Fulbright scholarship allows students to study abroad

By Libby Campbell, Senior Reporter

Many students dream of studying near the beaches of Spain or amid the bustle of Japan, but are unsure of how to pay for it. Saving money or taking out loans are viable options, and so is applying for study abroad scholarships.

The U.S. Department of States Bureau of Educational and Cultural Affairs offers a number of scholarships, which study abroad adviser Elena Axton believes are worth considering.

The Fulbright U.S. Student Program is for graduating seniors and graduate students. Its two primary focuses are English Teaching Assistantships Abroad and the Research Grant Abroad. Unlike most other study abroad scholarships, students do not have to be in graduate school to be eligible.

“It’s one of the few scholarships that are like that, because most of them are specific to either being an [undergraduate] or a graduate student. There aren’t a lot of them that leave any room for the gray area if you’re falling in between that,” Axton said.

“For the Study Research Grant, the fellowships are for one academic year for study and/or research in academic fields and creative writing and performing arts,” she said.

“For the English Teaching Assistantship, it’s the same length of time. Basically what they’re looking for, in addition to what you’re hoping to gain from the Fulbright, is what you’re hoping to bring to the community where you would be granting a Fulbright.”

Summer Hess, Eastern’s first recipient of the U.S. Student Program, returned in March from a year of research in Chile. A graduate student studying non-fiction writing in the creative writing department, Hess spent her time in San Pedro de Atacama, a small town of 1,500 people in the Atacama Desert, the highest desert in the world.

Her research centered around travel and development through the Atacama Desert. “I was really curious about how this tiny town of 1,500 people became one of the most visited destinations within the country,” she said. She is currently working on a series of creative non-fiction essays about the Atacama Desert.

Hess spent her days in Chile “going to the museum that hosted my research, and working in their library or in their archives, or talking with their anthropologists and their scholars to help round out my research,” she said. “I often stayed in my little adobe home and worked from there. It was pretty amazing— I had Wi-Fi internet in what used to be a very secluded destination.”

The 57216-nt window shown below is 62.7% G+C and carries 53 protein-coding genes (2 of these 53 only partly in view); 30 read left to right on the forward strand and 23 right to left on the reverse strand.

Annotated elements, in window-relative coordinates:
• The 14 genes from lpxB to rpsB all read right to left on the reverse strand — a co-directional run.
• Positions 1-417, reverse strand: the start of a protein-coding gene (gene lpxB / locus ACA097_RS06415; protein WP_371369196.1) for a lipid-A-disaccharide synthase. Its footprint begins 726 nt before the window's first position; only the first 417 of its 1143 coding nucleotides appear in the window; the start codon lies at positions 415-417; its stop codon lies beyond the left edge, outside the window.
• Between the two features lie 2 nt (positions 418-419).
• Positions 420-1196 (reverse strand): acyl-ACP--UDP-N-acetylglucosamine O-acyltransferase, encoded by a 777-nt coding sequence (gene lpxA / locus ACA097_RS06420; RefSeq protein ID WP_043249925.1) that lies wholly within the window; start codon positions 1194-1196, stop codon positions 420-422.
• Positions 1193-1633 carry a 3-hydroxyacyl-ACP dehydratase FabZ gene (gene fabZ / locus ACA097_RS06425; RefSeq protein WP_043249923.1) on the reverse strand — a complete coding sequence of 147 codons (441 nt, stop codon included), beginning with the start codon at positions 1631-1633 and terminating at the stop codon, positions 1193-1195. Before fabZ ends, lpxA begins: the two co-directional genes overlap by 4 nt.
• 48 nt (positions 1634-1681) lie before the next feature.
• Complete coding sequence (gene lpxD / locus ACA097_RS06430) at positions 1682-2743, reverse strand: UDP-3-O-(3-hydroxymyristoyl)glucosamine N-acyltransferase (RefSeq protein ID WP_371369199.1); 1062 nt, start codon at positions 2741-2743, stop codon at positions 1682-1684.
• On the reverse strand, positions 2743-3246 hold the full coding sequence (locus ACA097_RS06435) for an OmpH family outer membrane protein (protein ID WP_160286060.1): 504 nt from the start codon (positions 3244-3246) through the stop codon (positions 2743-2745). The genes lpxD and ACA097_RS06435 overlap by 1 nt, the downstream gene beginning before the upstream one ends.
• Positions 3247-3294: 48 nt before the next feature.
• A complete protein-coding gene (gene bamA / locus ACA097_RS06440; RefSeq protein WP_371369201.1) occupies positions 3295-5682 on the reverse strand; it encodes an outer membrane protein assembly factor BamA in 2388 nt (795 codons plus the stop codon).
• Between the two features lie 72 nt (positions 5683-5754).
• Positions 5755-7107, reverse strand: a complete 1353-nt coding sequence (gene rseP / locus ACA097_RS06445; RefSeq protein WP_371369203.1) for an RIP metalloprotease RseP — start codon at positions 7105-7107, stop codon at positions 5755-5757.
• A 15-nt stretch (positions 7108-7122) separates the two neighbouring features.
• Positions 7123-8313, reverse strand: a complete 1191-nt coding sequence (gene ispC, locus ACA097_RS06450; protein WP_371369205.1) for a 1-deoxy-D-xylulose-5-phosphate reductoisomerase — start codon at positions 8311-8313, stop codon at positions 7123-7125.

This research opportunity would not have happened if Hess had not applied for Fulbright’s U.S. Student Program.

“They give you roundtrip airfare, health insurance, a 500-dollar research stipend, a settling-in allowance and then a monthly stipend,” Hess said. “You have to establish a research host in the country where you would like to study, and usually you have to have some kind of proof of language proficiency.”

In addition to completing a language exam, Hess had to write a one-page personal statement and a two-page research proposal.

Students must plan ahead and apply early, as most scholarships are awarded a year in advance of when the program begins. Students who are graduating next year or who will be graduate students could apply for the program now, which is accepting applications until October 17.

“I would recommend it to students who are willing to take the application process seriously,” Hess said. “I worked on my application for months before I submitted it.”

Hess said Fulbright looks for applicants who would be good ambassadors of the United States, and Axton agreed.

“Cultural exchange is a big piece of what it is they want to see in your application,” Axton said. “It’s not the kind of application you want to start a week before it’s due, and think that you’ll be able to put together a competitive application.”

Hess advises applicants to build relationships with their professors. “No matter what stage of your college career you’re in, build relationships with your professors because ultimately they’re the ones who are going to write your letters of recommendation,” she said. “They’re going to administer your language exams. And they’re going to—for free, not because they get paid to—give you advice on your application process.”

Though competitive, study abroad scholarships can open doors for students. “They can gain a global perspective of the world, to help them both as individuals, and going forward in the job market,” Axton said. “As the world gets smaller, it’s more important to have a cultural balance of who you are and how you see the world around you.”